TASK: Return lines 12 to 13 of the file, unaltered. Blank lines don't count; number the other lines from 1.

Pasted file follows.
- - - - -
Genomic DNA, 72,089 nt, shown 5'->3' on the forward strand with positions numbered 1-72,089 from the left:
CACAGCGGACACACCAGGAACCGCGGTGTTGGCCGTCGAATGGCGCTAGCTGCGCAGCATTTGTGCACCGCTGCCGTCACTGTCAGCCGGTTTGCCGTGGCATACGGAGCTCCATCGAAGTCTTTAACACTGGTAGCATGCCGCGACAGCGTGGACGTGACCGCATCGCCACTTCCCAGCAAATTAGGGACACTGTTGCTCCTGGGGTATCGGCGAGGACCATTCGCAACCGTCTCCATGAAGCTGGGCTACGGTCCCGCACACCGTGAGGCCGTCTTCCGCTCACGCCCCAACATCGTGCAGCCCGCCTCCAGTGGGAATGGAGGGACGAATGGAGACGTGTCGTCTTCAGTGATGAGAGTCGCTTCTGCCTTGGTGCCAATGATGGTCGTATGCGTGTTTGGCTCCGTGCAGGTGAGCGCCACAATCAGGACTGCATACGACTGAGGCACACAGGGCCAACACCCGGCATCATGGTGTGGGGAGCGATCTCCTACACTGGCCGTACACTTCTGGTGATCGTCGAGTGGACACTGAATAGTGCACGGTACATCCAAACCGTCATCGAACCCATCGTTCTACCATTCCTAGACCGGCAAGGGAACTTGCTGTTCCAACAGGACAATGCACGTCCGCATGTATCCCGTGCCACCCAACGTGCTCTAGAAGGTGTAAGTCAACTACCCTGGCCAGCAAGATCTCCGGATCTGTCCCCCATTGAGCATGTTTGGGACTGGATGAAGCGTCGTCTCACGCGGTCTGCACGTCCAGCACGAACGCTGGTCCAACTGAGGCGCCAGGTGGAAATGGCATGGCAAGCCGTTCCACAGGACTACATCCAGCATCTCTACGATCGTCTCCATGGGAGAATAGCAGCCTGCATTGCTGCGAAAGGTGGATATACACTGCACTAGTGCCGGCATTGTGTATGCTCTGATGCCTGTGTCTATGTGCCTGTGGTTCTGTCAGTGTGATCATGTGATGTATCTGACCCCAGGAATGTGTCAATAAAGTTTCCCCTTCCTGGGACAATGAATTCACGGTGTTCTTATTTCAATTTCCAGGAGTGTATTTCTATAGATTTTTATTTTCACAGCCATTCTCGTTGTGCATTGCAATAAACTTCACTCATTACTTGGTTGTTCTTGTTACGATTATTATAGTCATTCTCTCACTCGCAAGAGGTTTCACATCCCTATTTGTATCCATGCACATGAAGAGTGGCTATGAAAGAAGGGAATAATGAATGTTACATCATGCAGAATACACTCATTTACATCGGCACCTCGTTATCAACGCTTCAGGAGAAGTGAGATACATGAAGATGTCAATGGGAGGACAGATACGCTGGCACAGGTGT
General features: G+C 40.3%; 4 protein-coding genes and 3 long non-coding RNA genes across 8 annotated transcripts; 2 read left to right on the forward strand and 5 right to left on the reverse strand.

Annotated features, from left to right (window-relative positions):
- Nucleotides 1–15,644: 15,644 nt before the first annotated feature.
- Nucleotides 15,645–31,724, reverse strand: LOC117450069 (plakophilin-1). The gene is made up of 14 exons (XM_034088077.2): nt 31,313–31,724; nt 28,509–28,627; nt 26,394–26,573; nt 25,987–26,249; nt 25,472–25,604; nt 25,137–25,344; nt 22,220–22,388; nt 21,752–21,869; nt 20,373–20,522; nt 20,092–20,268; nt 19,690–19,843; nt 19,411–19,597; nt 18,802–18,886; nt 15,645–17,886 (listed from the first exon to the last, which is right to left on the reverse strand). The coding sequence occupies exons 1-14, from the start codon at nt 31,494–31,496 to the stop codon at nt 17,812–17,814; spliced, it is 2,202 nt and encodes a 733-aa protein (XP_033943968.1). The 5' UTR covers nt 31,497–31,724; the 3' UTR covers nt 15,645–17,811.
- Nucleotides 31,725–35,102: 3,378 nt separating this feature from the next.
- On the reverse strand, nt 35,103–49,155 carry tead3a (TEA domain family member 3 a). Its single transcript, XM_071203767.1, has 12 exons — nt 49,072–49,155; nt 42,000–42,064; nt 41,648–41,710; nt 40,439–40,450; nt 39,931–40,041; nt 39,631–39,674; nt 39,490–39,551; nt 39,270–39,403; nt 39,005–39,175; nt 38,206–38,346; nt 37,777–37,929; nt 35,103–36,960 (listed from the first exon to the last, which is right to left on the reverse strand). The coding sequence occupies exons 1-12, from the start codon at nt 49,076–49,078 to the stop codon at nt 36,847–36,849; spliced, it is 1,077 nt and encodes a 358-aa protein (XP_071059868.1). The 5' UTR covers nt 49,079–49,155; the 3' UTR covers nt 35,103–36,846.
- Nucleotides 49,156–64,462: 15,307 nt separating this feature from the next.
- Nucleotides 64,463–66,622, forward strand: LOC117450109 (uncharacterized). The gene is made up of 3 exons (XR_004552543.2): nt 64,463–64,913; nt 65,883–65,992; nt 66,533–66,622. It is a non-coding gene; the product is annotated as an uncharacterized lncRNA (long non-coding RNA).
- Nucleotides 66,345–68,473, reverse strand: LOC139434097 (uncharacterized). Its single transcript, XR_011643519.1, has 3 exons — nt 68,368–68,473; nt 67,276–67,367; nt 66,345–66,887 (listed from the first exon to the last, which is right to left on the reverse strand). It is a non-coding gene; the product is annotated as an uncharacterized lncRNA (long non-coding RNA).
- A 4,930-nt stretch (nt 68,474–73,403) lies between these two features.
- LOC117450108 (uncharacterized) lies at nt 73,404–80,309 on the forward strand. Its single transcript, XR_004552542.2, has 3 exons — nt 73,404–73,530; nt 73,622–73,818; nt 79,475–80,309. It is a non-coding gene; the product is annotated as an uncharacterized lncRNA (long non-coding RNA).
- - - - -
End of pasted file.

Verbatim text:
- A 4,930-nt stretch (nt 68,474–73,403) lies between these two features.
- LOC117450108 (uncharacterized) lies at nt 73,404–80,309 on the forward strand. Its single transcript, XR_004552542.2, has 3 exons — nt 73,404–73,530; nt 73,622–73,818; nt 79,475–80,309. It is a non-coding gene; the product is annotated as an uncharacterized lncRNA (long non-coding RNA).